Forms are another key area where geographical personalization can be important. One best practice with forms is to keep them as short as possible while still collecting necessary information. However, some countries require really specific opt-in policies for email: It may not be enough for a contact to fill out a form; they may need to say “Yes, I want you to email me!” At the same time, adding another field can decrease submission rates. This is where personalization and smart content come in. If you have significant visitorship from those countries (check Google Analytics!), consider setting up smart content so that the default is your contact form without the extra opt-in field. For countries where explicit opt-in is required (for example, Canada), show a different version of that form with the check box added.
Why does this work? You’re showing the shortest form possible to the highest number of visitors, which improves the likelihood of conversions. Plus, you’re remaining legally compliant where necessary.
2. Device Type Personalization
Device type personalization takes into account whether the visitor is coming from a desktop browser, tablet, or mobile device. Especially on landing pages, it can be an excellent way to reduce friction and improve conversions. Here’s my favorite use case:
Shorter forms for mobile
Just as in the previous example, you displayed a slightly longer form for Canadian visitors, You can show a shorter form to mobile visitors. Because form submissions are especially difficult on mobile devices, reducing friction here can yield huge benefits for your conversion rates, especially if you’re attracting many mobile visitors from social media or paid search. You can use Google Analytics to capture this mobile information and determine whether it’s a necessary step.
Why does this work? Shorter forms are easier to fill out. Reduce friction and see tremendous results.
3. Referral Source Personalization
If your landing pages get a lot of visits from referrals, maybe because you have some mentions on others’ blogs or you’re doing some paid content promotions, you can choose to use a bit of personalization instead of creating new landing pages. For this, might I suggest:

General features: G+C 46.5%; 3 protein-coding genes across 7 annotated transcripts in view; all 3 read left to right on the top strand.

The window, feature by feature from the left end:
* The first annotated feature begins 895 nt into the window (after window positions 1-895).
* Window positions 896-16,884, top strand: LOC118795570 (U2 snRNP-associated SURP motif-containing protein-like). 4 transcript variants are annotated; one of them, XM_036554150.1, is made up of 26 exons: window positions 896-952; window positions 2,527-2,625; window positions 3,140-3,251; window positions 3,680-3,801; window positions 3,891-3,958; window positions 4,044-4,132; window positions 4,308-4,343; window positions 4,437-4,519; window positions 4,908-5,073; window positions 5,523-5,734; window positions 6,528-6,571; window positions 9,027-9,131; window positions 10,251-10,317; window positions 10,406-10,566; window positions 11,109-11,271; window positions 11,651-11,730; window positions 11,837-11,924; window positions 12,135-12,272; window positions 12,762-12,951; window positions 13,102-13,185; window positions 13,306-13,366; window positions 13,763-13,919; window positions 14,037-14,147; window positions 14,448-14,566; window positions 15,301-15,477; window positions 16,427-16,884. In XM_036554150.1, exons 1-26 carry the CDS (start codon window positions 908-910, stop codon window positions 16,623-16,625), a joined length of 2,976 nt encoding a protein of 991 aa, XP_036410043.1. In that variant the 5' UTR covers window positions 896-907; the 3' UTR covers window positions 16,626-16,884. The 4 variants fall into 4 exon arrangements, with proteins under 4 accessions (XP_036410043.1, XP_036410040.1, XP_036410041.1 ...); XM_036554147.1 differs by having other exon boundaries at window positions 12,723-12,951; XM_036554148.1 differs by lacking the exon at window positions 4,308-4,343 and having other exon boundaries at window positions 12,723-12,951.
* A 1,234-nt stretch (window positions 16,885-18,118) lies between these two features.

Let’s say you see that one of your landing pages, for a consultation request, receives many visits from one referral source but very conversions. It’s likely a great use case for personalization because you often can’t get another website to change the page of your site they’re linking to. In this case, use personalization to make your page heading or bold copy align with the copy and anchor text on the referrer’s site.
Why does it work? We know that landing page copy that is more closely associated with call-to-action copy tends to convert at a higher rate. Use that logic to make your personalized landing page a little bit more like the page that sent visitors to you (in other words, the page that “called them to action”).
4. Preferred Language Personalization
First and foremost, this type of smart content can be tricky to pull off and is not the best method for creating a multilingual site, as you’ll need to use a smart module for every kind of onsite content. However, if you’re seeing (again, via Google Analytics) that you have some multilingual traffic coming into specific site pages, that may be an indicator to add some personalization based on that language.
Why does it work? This one is fairly straightforward: Visitors who have a language preference will more readily convert in that language.
A note on personalization for unknown visitors
If you’re incorporating this “unknown visitor” personalization, keep in mind that it will also apply to known contacts in your database. So customers who meet the device type or referral source criteria will still see the personalized content. Generally, there is no problem with this, but it is definitely a good thing to keep in mind as you set up personalization rules.
Personalization for Known Contacts or Customers
Although personalization for known contacts and customers, based either on list membership or lifecycle stage, won’t directly affect your lead conversion rate, it can be instrumental in moving leads through the Buyer’s Journey. Remember, your goal is to show the right person the right message at the right time. That means a known visitor may need a different CTA than someone who has never filled out a form: A customer, for example, might benefit more from a specific “Ask Support” CTA than a generic “Contact Us” or “Talk to Sales.”
With that in mind, personalization for known contacts can be incredibly detailed and granular. You can build a list in HubSpot based on as many criteria as you want—so much so that you’re showing few people your personalized content. As you build out personalization for known contacts, keep this in mind. Don’t forget to ask yourself:
But How Many Rules Should Personalization Have?
My approach is simple: As complicated as it needs to be, but no more than that. Yes, you can add personalization rules in HubSpot for just about everything. The ability to incorporate your HubSpot lists into personalization rules means you can create an almost never-ending web of statements to serve content.
At the end of the day, the main question to ask is: Am I adding this personalization because it will help my website visitor or because I think it’s cool? Does a significant portion of my database meet this criteria, or am I building out extensive conversion paths for five potential visitors?